School was kept in what is now district number ten, in the house of G. Bauer, soon after the first settlement was made, but a log schoolhouse was built on section thirty-four in 1860, which was superseded by the frame building, in 1874. District number sixteen was organized in 1867, and school held in private dwellings until the erection of the schoolhouse on section three. District number sixteen built a fine new schoolhouse just across the road from the old one in 1910. District number forty-four. The first school held in this district was in a rented log house on section sixteen, about 1866. In 1868, a small frame building was erected on section seventeen, which was succeeded by a modern building in 1880. ln 1892 the schoolhouse was moved to the village limits where it now stands. The school building of district number ninety-one is located on section fifteen, and was erected in 1874.

Rockville Village.- In the year 1856 a village site was surveyed and platted by H. C. Waite and D. H. Spicer, near the junction of Mill Creek and the Sauk River. The plat was named Rockville. Mr. Waite soon afterward disposed of his interest to Mr. Spicer who subsequently leased the water power to Newt N. Smith. About 1860 Mr. Smith built the first mill on the Mill Creek in the village of Rockville. This mill was later remodeled by Orlando Tenney, but burned down soon after. Nick Garding bought the waterpower site from Orlando Tenney and erected the present mill.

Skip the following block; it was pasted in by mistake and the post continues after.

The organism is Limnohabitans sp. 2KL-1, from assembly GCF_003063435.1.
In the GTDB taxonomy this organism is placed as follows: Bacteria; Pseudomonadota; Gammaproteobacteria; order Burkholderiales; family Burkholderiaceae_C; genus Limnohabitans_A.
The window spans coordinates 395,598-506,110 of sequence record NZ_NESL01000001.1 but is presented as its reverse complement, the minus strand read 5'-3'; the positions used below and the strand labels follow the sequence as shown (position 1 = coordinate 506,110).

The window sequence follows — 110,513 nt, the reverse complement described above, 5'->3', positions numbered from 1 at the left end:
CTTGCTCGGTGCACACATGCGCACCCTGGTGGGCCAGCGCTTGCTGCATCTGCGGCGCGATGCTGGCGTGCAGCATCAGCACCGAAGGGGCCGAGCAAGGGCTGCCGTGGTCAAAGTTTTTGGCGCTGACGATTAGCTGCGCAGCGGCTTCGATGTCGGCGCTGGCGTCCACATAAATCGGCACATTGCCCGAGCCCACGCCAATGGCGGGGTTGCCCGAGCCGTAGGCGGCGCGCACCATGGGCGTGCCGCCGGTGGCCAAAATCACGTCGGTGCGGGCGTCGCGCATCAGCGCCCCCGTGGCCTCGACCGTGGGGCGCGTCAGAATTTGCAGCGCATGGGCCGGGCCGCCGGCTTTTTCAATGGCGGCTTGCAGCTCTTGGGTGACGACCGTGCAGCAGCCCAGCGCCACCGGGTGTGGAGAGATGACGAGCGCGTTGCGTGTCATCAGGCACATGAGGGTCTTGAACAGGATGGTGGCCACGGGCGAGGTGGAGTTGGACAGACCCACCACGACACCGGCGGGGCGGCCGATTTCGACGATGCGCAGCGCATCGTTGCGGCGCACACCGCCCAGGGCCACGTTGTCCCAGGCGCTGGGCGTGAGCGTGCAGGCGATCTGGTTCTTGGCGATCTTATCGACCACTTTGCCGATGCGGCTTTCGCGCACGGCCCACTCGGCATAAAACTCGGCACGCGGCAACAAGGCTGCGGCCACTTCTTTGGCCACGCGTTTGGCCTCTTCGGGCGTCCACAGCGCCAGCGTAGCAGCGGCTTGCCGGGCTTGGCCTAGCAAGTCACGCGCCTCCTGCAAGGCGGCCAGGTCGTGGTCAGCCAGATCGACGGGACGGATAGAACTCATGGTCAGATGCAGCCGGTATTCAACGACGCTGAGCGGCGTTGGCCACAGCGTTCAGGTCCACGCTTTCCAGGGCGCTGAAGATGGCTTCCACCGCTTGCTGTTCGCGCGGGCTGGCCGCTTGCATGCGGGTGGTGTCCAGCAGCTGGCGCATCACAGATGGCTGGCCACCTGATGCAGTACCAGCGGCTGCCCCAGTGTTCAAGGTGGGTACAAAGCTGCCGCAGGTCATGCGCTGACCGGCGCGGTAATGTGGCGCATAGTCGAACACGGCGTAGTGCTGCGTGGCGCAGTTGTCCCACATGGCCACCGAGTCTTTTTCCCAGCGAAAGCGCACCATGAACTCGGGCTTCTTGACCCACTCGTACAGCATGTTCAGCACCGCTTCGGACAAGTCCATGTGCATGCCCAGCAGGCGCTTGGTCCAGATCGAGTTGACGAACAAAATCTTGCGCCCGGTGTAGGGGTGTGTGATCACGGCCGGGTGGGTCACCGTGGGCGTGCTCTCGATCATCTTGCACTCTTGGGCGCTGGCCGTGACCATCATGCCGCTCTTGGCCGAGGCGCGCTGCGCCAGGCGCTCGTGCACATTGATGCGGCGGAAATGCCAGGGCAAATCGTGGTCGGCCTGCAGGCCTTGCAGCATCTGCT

W. B. Mitchel and his father opened the first store at Rockville. Later Hengel & Ahles built a store here. Ahles sold his share to Jacob Weisman and a few years later Hengel sold to John Weisman and thus the present general merchandise firm of Weisman Bros. was formed. In 1911 the firm of Meinz & Winkler opened a general merchandise store at Rockville. In 1913 Joseph Winkler sold his share in the business to Al Meinz, a brother to Theo. Meinz, the original partner.

There are two large granite companies operating at Rockville, the Clark & McCormic Co., and The Rockville Granite Co. Several of the largest granite contracts in the northwest have been turned out by the Rockville companies.